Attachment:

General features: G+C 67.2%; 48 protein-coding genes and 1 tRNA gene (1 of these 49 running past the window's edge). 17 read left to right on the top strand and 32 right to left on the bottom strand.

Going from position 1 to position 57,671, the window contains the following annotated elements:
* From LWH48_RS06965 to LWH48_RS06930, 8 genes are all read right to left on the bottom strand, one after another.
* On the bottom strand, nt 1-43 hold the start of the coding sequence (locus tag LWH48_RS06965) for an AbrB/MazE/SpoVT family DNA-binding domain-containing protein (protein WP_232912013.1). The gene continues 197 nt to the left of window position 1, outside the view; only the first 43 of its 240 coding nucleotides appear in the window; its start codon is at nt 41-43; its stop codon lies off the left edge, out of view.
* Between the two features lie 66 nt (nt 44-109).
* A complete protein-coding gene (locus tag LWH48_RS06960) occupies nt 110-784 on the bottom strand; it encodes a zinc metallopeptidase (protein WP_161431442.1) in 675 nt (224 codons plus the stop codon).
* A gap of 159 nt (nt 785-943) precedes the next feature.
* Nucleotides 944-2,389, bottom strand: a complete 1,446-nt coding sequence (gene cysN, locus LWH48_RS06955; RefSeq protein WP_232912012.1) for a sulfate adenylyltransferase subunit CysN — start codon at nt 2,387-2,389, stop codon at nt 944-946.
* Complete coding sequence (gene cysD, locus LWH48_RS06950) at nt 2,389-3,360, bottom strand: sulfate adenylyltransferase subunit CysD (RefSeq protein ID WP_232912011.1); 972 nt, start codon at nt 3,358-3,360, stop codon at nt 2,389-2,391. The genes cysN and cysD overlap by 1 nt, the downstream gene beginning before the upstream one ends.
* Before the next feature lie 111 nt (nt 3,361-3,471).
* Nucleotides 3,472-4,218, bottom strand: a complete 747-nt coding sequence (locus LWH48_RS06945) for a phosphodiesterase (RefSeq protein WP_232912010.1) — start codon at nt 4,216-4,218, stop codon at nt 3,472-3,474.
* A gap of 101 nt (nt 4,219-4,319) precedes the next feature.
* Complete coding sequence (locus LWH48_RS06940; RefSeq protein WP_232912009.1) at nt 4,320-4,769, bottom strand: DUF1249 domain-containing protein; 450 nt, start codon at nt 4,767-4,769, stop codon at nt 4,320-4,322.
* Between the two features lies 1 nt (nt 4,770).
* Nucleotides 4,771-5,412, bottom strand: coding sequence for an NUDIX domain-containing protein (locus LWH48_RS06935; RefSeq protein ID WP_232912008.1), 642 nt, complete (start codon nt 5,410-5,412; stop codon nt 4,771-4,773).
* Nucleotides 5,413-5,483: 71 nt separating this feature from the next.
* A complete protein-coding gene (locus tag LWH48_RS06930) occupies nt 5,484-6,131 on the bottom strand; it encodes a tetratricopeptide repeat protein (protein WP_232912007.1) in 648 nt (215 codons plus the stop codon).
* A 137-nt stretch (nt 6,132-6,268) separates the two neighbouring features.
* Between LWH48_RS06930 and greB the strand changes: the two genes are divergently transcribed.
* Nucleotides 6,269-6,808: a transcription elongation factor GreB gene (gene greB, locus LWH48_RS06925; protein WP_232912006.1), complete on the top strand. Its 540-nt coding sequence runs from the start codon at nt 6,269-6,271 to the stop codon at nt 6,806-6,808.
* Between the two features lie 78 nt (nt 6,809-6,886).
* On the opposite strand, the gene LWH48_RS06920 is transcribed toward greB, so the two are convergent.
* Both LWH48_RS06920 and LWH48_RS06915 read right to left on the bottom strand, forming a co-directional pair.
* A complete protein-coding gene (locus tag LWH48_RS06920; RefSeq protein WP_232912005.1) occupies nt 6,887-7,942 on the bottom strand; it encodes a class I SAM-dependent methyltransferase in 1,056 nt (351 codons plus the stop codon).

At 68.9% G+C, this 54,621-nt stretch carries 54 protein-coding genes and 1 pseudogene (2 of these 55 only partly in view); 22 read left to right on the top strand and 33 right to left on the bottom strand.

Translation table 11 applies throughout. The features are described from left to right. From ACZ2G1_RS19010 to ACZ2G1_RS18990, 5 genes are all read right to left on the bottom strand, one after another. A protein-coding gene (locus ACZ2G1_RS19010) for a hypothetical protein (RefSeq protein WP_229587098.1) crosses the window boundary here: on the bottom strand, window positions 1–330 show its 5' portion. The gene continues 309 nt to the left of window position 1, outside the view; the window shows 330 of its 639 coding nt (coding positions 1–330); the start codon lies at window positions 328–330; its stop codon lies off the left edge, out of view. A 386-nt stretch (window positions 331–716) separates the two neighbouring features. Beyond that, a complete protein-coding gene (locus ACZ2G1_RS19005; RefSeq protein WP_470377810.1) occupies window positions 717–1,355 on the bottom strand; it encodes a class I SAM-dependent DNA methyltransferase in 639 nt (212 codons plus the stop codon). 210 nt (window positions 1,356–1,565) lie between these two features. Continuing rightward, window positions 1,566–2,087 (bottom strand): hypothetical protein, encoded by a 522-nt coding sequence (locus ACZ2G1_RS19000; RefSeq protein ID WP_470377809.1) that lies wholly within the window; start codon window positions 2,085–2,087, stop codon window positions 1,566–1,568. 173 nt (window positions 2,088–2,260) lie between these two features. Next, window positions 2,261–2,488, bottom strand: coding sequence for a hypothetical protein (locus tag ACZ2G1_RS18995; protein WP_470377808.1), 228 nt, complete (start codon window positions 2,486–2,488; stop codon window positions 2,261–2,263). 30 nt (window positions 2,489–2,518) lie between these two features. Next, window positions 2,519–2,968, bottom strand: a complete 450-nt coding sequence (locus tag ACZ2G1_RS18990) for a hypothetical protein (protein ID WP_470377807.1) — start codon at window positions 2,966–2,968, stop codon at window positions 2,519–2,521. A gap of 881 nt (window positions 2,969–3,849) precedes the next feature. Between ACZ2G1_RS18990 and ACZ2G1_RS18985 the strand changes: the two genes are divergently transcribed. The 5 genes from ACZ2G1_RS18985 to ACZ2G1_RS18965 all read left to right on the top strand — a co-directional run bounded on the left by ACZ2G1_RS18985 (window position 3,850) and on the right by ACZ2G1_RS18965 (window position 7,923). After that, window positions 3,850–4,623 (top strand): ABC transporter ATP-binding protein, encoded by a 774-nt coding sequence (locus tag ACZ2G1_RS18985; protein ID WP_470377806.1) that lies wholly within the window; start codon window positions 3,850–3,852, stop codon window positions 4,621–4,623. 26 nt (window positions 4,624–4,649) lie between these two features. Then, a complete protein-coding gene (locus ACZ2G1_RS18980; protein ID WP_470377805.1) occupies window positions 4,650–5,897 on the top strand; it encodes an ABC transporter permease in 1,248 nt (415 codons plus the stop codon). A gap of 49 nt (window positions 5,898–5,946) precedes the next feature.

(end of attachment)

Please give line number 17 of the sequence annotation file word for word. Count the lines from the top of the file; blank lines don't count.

* A complete protein-coding gene (locus tag LWH48_RS06930) occupies nt 5,484-6,131 on the bottom strand; it encodes a tetratricopeptide repeat protein (protein WP_232912007.1) in 648 nt (215 codons plus the stop codon).